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Presidential ticket: Consensus plot unsettling APC, PDP

By Leo Sobechi, Deputy Politics Editor, Adamu Abuh and John Akubo, Abuja
22 May 2022   |   3:53 am
As Nigerians await President Muhammadu Buhari’s assent to the amended Section 84(8) of the Electoral Act 2022, the plan by the two major political parties, the ruling All Progressives Congress...

[FILES] New Chairman of Nigeriaís ruling political party, the All Progressive Congress committee, Abdullahi Adamu

Presidency Seeking Legal Opinion To Sign Section 84(8), Says Borofice
• Consensus Undemocratic — Tinubu Group • APC Stakeholders Say No To Imposition
• Adopting Consensus Recipe For Tragedy — Senator Kadiri
• Electoral Act, Not Constitution, Qualifies Delegate, Says Amadi

As Nigerians await President Muhammadu Buhari’s assent to the amended Section 84(8) of the Electoral Act 2022, the plan by the two major political parties, the ruling All Progressives Congress (APC) and opposition Peoples Democratic Party (PDP) to adopt the consensus option during their primary elections has left the parties confused and indecisive on a number of actions.

This is as a sizeable number of the party hierarchies and stakeholders have maintained that the consensus option is unworkable and undemocratic.
 
Checks by The Guardian revealed that the decision to adopt consensus followed the discovery that the use of statutory delegates was unknown to the Electoral Act and the constitutions of the political parties.

  
Interestingly, given the development, some fringe political parties like the New Nigeria Peoples Party (NNPP) and Social Democratic Party (SDP) are said to be waiting in the wings to capitalise on the likely implosion of the major parties over the contentious issue of consensus.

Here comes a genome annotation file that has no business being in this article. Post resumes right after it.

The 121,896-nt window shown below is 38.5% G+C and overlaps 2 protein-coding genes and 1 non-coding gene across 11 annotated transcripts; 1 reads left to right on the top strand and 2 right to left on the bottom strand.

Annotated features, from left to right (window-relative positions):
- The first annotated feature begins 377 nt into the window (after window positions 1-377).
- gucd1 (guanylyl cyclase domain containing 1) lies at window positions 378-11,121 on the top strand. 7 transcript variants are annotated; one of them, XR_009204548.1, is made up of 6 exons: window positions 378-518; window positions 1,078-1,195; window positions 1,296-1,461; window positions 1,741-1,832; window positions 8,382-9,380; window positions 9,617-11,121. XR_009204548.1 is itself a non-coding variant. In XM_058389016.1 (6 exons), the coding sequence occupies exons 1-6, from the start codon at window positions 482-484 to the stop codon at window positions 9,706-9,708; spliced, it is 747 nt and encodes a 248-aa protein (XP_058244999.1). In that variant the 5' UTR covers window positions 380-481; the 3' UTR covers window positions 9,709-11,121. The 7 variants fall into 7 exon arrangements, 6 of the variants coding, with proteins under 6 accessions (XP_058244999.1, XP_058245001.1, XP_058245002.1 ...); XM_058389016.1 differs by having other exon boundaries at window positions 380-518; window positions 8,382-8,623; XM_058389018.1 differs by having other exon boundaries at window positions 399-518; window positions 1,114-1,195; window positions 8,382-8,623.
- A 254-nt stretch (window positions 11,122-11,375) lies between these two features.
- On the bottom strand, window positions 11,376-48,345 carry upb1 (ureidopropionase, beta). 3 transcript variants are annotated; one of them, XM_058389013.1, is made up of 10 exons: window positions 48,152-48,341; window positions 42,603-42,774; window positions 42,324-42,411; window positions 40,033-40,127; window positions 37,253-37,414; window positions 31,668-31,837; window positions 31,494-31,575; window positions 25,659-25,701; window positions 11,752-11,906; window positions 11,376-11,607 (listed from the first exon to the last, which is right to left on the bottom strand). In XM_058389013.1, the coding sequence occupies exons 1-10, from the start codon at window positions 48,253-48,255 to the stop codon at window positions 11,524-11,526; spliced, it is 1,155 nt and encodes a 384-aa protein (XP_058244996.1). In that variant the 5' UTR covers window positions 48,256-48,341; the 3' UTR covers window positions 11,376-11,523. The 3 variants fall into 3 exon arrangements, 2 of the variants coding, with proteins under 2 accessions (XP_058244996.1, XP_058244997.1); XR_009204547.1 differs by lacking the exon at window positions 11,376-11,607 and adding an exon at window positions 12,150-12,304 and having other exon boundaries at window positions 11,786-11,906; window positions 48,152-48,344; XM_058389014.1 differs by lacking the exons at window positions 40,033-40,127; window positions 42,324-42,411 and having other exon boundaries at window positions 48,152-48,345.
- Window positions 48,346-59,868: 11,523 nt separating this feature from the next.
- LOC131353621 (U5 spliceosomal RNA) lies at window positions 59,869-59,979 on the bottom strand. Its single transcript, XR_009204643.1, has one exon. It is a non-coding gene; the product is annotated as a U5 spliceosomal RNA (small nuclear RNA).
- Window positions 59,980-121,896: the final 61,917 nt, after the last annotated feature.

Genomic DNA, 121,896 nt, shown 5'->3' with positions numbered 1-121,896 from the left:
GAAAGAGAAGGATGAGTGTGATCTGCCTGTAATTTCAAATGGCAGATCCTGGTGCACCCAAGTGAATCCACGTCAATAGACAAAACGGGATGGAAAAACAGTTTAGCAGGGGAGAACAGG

In separate interactions with The Guardian, stakeholders, including the Deputy Majority Leader of the Senate, Prof. Ajayi Borofice, a member of the fourth Senate, Senator Alex Kadiri and Director of Abuja School of Social and Political Thought, Prof. Sam Amadi, said the move would engender confusion in the electoral system.
   
It would be recalled that the Senate, last Tuesday, passed a bill that stipulated the use of statutory delegates during conventions and primary elections by political parties.
   
As the bill awaits Presidential assent, Deputy President of Senate, Ovie Omo-Agege, who sponsored the bill, had explained that Section 84(8), which precluded statutory delegates from voting in party conventions was an unintended error or omission.
  
Corroborating Senator Omo-Agege’s position, the Senate Deputy Majority Leader, Borofice, stated: “This part of the Electoral Law (Section 84(8)) was in the previous one, and somehow it was omitted. So, what was done was to just provide this additional information.
  
“As to whether the President will sign or not, I don’t know, but I am sure the President will receive legal advice and legal opinion on this issue and whatever he says, we have to abide by it.”
    
The Deputy Majority Leader noted that although this is the first time that in the middle of primaries, the Electoral Act is being tinkered with, many issues will be taken into consideration by Mr. President before signing or withholding assent.